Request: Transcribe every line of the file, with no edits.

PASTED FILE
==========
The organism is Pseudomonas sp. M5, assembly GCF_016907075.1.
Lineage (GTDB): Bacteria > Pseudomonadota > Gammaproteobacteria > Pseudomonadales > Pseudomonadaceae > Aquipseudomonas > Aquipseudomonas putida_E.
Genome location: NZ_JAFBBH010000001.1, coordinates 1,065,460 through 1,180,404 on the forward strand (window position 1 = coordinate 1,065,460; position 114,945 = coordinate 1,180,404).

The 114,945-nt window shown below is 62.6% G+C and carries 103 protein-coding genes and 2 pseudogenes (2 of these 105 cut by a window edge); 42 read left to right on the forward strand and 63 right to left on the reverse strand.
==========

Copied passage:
The organism is Pseudomonas sp. M5, assembly GCF_016907075.1.
Lineage (GTDB): Bacteria > Pseudomonadota > Gammaproteobacteria > Pseudomonadales > Pseudomonadaceae > Aquipseudomonas > Aquipseudomonas putida_E.
Genome location: NZ_JAFBBH010000001.1, coordinates 1,065,460 through 1,180,404 on the forward strand (window position 1 = coordinate 1,065,460; position 114,945 = coordinate 1,180,404).

The 114,945-nt window shown below is 62.6% G+C and carries 103 protein-coding genes and 2 pseudogenes (2 of these 105 cut by a window edge); 42 read left to right on the forward strand and 63 right to left on the reverse strand.